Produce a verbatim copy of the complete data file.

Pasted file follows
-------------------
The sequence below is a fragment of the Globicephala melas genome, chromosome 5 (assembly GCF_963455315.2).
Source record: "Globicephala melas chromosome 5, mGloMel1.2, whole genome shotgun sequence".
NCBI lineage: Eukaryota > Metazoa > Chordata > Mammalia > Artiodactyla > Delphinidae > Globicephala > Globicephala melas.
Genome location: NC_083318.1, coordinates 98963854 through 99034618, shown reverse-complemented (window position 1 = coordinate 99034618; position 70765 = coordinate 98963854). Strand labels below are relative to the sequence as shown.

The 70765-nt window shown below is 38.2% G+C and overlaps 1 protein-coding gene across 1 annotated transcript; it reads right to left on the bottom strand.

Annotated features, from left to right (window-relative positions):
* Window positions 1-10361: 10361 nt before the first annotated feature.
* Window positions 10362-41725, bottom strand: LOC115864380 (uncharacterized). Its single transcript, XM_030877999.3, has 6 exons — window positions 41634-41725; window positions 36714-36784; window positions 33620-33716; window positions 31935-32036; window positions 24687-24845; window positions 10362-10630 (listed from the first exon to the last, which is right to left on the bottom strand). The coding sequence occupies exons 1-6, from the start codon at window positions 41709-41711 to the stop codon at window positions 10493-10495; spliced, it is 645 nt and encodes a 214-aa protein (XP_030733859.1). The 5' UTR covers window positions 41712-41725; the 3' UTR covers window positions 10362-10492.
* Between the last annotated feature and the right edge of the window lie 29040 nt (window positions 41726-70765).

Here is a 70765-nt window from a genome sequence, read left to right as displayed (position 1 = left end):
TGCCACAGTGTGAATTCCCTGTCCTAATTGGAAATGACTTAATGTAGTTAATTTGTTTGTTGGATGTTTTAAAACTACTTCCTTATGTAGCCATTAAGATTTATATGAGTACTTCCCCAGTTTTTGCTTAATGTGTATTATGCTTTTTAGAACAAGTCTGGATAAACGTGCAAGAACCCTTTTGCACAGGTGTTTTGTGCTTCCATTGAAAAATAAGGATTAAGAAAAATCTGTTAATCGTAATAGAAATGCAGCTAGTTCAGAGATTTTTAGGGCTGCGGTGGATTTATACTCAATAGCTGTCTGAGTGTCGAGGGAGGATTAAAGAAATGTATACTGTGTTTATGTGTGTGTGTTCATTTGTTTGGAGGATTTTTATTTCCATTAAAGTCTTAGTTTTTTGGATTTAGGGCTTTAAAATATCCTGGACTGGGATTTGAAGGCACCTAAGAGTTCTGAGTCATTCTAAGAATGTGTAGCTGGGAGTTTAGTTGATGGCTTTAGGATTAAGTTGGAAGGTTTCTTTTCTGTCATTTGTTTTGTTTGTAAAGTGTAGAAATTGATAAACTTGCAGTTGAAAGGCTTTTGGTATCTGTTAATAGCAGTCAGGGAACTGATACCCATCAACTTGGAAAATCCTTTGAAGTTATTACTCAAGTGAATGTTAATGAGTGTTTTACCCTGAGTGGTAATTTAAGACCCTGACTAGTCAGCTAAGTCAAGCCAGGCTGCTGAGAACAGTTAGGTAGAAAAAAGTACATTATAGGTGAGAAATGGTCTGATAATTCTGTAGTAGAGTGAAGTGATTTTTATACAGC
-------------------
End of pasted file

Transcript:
The sequence below is a fragment of the Globicephala melas genome, chromosome 5 (assembly GCF_963455315.2).
Source record: "Globicephala melas chromosome 5, mGloMel1.2, whole genome shotgun sequence".
NCBI lineage: Eukaryota > Metazoa > Chordata > Mammalia > Artiodactyla > Delphinidae > Globicephala > Globicephala melas.
Genome location: NC_083318.1, coordinates 98963854 through 99034618, shown reverse-complemented (window position 1 = coordinate 99034618; position 70765 = coordinate 98963854). Strand labels below are relative to the sequence as shown.

The 70765-nt window shown below is 38.2% G+C and overlaps 1 protein-coding gene across 1 annotated transcript; it reads right to left on the bottom strand.

Annotated features, from left to right (window-relative positions):
* Window positions 1-10361: 10361 nt before the first annotated feature.
* Window positions 10362-41725, bottom strand: LOC115864380 (uncharacterized). Its single transcript, XM_030877999.3, has 6 exons — window positions 41634-41725; window positions 36714-36784; window positions 33620-33716; window positions 31935-32036; window positions 24687-24845; window positions 10362-10630 (listed from the first exon to the last, which is right to left on the bottom strand). The coding sequence occupies exons 1-6, from the start codon at window positions 41709-41711 to the stop codon at window positions 10493-10495; spliced, it is 645 nt and encodes a 214-aa protein (XP_030733859.1). The 5' UTR covers window positions 41712-41725; the 3' UTR covers window positions 10362-10492.
* Between the last annotated feature and the right edge of the window lie 29040 nt (window positions 41726-70765).

Here is a 70765-nt window from a genome sequence, read left to right as displayed (position 1 = left end):
TGCCACAGTGTGAATTCCCTGTCCTAATTGGAAATGACTTAATGTAGTTAATTTGTTTGTTGGATGTTTTAAAACTACTTCCTTATGTAGCCATTAAGATTTATATGAGTACTTCCCCAGTTTTTGCTTAATGTGTATTATGCTTTTTAGAACAAGTCTGGATAAACGTGCAAGAACCCTTTTGCACAGGTGTTTTGTGCTTCCATTGAAAAATAAGGATTAAGAAAAATCTGTTAATCGTAATAGAAATGCAGCTAGTTCAGAGATTTTTAGGGCTGCGGTGGATTTATACTCAATAGCTGTCTGAGTGTCGAGGGAGGATTAAAGAAATGTATACTGTGTTTATGTGTGTGTGTTCATTTGTTTGGAGGATTTTTATTTCCATTAAAGTCTTAGTTTTTTGGATTTAGGGCTTTAAAATATCCTGGACTGGGATTTGAAGGCACCTAAGAGTTCTGAGTCATTCTAAGAATGTGTAGCTGGGAGTTTAGTTGATGGCTTTAGGATTAAGTTGGAAGGTTTCTTTTCTGTCATTTGTTTTGTTTGTAAAGTGTAGAAATTGATAAACTTGCAGTTGAAAGGCTTTTGGTATCTGTTAATAGCAGTCAGGGAACTGATACCCATCAACTTGGAAAATCCTTTGAAGTTATTACTCAAGTGAATGTTAATGAGTGTTTTACCCTGAGTGGTAATTTAAGACCCTGACTAGTCAGCTAAGTCAAGCCAGGCTGCTGAGAACAGTTAGGTAGAAAAAAGTACATTATAGGTGAGAAATGGTCTGATAATTCTGTAGTAGAGTGAAGTGATTTTTATACAGC